(The author is professor, Sam Nunn School of International Affairs, Georgia Institute of Technology)
I refer to 1962, Once More? by John Garver. In an otherwise clear analysis, the author overemphasises the Pakistan-China “all-weather” relationship. It’s simplistic to see that relationship as a threat and miss the grey. All Chinese projects in Pakistan are provided with heavy security—for China prefers its own personnel, and several Chinese were killed in the recent past. Not much publicity is given to this. It also pulled out of a $19 billion investment in Pakistan because of fears of safety. Like other nations, China too is worried over the support extended by extremist Islamists to its restive population in Xinjiang. It too is starting to have its doubts.
Thank you to all those who have taken the trouble to read the article and share their thoughts. Out of the arguments made here, there are two that perhaps need answering. So here they go.
1. The first part of the article compares outcomes (relative percentages of population of the religions concerned) irrespective of the process that led to those outcomes - whether immigration, relatively faster population growth or conversions. This was for two reasons. One, to put the figure of 2.3 per cent in "numerical perspective", as the article itself explained. The second reason was that outcomes are ultimately what the crux of debate is about. The rest of the article in any case dealt with process - or conversions in this case, from both a contemporary and historical perspective.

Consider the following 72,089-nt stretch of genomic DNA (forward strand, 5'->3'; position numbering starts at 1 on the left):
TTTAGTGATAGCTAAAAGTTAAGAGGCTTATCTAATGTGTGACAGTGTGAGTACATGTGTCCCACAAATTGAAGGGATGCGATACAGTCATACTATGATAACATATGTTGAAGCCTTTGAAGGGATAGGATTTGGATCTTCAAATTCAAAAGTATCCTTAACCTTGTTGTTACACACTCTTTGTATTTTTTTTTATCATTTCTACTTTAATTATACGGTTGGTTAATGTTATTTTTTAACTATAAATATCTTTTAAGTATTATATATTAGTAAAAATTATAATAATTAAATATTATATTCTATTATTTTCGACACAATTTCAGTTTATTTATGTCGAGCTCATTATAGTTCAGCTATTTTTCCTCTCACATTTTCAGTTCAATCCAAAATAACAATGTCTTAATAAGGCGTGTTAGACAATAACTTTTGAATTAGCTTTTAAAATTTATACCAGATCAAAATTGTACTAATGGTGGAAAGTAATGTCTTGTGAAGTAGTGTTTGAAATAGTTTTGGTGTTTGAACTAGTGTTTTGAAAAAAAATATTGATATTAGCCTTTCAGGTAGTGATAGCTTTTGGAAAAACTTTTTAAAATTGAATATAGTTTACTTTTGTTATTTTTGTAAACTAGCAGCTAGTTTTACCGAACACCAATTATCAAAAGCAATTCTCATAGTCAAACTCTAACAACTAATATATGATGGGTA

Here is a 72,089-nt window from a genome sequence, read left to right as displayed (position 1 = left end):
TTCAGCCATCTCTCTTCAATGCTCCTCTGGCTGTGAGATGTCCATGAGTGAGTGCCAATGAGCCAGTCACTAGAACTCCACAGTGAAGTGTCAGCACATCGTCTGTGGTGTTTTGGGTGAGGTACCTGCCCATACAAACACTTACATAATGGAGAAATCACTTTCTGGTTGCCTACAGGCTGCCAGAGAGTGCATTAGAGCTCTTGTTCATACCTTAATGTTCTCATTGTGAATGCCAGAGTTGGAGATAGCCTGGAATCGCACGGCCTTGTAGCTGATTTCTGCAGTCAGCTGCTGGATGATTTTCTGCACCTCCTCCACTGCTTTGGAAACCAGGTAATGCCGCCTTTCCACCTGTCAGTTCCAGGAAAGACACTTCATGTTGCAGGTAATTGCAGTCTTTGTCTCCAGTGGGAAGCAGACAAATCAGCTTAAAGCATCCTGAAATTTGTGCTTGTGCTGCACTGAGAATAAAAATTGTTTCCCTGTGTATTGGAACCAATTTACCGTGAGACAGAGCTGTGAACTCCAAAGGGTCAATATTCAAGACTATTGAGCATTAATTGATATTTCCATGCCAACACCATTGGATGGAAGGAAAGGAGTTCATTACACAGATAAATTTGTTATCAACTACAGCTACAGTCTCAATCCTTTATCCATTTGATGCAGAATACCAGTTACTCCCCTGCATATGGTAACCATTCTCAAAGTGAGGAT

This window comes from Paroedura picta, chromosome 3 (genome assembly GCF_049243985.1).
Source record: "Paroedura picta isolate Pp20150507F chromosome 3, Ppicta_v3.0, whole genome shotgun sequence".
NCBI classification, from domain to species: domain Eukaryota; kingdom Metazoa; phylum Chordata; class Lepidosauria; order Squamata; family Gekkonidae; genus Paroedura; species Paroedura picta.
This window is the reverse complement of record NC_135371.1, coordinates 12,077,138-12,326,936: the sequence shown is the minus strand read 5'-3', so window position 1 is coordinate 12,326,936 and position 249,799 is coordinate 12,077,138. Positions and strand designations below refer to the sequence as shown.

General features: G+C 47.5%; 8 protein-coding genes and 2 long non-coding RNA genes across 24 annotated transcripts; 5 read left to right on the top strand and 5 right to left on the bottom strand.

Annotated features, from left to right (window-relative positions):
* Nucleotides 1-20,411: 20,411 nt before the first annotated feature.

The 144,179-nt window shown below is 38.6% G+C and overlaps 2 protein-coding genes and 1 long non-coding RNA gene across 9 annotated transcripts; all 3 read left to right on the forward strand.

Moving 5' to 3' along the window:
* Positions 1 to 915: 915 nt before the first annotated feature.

2. Some commenters have tried to cast doubts on the reliability of Census 2001. Those who do this should bear in mind that Census 2001 was conducted by a BJP government. Considering the extreme importance that BJP gives to this issue, it would be reasonable to expect that IF it had perceived a problem with the methodology that was distorting the numbers, it would have fixed it. As the article mentioned, BJP or BJP-supported governments have been in power for 10 of the last 40 years, or about a quarter of the time, and the only reasonable conclusion one can arrive at is that any misreporting of numbers, real or perceived, would be marginal and hence, not of importance.
To all other arguments made, my answer is the following: Please read the article again, with particular focus on the quotations of Vivekananda and Monier Williams, and the history of the missionary efforts in Bengal and their outcome.
The plain matter is, if either India or China instigate misunderstanding, then either will be perceived to be a threat to peace. This is both a tragedy and a blessing, because this is a reflection, in many ways, of the reality of society, and politics, nationally and internationally. It seems, people and nations are interdependent, keeping the ideals of independence in mind.